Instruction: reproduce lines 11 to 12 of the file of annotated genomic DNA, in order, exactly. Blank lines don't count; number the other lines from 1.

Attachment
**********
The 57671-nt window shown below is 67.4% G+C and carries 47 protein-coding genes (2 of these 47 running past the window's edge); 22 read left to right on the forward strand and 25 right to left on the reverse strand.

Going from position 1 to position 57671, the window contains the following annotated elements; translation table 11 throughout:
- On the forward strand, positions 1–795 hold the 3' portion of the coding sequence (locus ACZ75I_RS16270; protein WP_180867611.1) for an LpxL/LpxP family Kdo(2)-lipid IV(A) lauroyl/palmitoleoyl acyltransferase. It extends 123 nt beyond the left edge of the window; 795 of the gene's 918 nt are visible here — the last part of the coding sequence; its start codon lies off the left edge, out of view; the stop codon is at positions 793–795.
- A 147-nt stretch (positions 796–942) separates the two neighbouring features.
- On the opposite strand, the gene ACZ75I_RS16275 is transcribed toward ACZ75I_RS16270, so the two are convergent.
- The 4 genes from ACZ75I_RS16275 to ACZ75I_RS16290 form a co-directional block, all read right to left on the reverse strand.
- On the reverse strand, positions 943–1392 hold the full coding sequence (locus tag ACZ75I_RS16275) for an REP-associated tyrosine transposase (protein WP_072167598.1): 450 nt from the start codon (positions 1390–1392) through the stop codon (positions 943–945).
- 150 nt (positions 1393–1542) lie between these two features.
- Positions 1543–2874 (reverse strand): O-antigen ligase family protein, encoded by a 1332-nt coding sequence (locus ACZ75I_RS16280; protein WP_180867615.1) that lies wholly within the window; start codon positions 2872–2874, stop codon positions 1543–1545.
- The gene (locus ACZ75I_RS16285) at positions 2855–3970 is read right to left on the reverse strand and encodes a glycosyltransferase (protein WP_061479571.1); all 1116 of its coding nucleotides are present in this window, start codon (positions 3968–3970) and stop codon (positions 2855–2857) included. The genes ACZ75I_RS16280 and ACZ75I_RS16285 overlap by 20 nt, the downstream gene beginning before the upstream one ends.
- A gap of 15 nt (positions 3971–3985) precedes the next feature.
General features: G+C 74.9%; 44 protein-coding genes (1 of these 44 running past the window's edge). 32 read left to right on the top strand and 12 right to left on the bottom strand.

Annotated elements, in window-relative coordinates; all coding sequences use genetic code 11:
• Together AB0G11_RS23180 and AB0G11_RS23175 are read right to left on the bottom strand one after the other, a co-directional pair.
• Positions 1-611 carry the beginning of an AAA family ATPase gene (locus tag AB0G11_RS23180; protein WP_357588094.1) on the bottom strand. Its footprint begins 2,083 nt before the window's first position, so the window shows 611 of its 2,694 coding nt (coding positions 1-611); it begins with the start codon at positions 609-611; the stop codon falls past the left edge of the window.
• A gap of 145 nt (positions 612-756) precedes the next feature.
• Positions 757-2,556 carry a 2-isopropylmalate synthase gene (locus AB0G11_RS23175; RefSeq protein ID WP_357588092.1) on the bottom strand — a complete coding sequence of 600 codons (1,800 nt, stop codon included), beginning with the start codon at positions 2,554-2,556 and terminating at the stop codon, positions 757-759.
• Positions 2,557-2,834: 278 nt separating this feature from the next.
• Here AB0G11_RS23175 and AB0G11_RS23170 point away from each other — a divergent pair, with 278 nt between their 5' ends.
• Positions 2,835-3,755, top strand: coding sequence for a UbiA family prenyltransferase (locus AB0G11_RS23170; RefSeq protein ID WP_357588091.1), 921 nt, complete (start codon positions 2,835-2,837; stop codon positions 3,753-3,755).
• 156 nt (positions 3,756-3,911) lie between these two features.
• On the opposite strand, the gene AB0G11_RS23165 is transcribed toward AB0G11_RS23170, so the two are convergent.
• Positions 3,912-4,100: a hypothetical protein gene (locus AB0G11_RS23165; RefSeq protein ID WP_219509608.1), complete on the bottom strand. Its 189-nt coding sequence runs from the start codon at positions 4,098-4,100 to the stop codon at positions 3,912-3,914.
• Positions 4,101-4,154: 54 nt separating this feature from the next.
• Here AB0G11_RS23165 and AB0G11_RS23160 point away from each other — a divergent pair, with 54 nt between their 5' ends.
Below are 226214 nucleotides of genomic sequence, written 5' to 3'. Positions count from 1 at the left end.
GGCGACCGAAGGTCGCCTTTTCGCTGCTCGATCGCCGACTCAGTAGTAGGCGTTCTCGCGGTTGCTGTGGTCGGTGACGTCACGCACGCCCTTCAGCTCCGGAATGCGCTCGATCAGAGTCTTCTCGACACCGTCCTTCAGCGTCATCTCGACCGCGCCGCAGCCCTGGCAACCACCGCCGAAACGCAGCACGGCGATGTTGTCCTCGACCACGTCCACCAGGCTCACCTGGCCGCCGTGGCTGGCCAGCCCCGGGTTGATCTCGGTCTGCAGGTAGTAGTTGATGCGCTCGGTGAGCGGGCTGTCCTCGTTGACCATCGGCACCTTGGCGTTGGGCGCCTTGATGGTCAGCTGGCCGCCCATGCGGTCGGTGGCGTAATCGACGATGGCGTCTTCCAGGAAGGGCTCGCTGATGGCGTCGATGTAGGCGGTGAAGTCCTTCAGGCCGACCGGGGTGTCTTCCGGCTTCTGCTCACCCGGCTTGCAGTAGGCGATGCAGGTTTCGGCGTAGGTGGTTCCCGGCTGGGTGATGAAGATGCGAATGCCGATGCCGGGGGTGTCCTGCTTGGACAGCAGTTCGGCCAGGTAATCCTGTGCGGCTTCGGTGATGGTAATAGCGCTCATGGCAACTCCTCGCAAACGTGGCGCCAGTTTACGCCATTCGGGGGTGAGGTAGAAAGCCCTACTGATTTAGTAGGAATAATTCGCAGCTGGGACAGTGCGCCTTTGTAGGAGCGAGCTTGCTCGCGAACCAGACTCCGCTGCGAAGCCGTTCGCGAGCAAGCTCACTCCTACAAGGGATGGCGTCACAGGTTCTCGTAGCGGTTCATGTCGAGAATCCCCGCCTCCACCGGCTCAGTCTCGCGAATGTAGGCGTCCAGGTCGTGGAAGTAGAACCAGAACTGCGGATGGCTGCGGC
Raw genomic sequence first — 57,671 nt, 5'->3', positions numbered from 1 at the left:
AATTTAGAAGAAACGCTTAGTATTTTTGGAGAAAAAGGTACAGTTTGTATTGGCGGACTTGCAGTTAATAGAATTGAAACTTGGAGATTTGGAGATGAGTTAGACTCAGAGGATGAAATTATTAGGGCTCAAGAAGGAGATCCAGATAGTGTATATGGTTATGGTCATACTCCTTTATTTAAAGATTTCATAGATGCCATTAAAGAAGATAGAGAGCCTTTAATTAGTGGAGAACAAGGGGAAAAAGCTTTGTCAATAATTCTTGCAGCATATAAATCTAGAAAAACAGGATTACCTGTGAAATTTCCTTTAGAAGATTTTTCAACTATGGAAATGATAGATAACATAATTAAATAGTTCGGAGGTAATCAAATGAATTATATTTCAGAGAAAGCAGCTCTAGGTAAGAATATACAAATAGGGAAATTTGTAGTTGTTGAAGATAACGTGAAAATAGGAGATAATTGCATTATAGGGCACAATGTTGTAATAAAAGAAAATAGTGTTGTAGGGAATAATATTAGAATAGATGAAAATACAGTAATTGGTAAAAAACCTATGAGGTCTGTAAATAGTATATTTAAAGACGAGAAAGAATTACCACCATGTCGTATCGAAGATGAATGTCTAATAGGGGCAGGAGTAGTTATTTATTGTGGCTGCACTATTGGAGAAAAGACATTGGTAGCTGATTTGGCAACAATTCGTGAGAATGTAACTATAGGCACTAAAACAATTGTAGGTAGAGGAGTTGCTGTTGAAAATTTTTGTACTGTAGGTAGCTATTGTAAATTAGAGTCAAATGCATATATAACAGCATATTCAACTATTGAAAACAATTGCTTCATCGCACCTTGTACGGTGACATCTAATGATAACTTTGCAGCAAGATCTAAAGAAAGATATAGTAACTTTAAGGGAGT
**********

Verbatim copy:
- A gap of 15 nt (positions 3971–3985) precedes the next feature.
General features: G+C 74.9%; 44 protein-coding genes (1 of these 44 running past the window's edge). 32 read left to right on the top strand and 12 right to left on the bottom strand.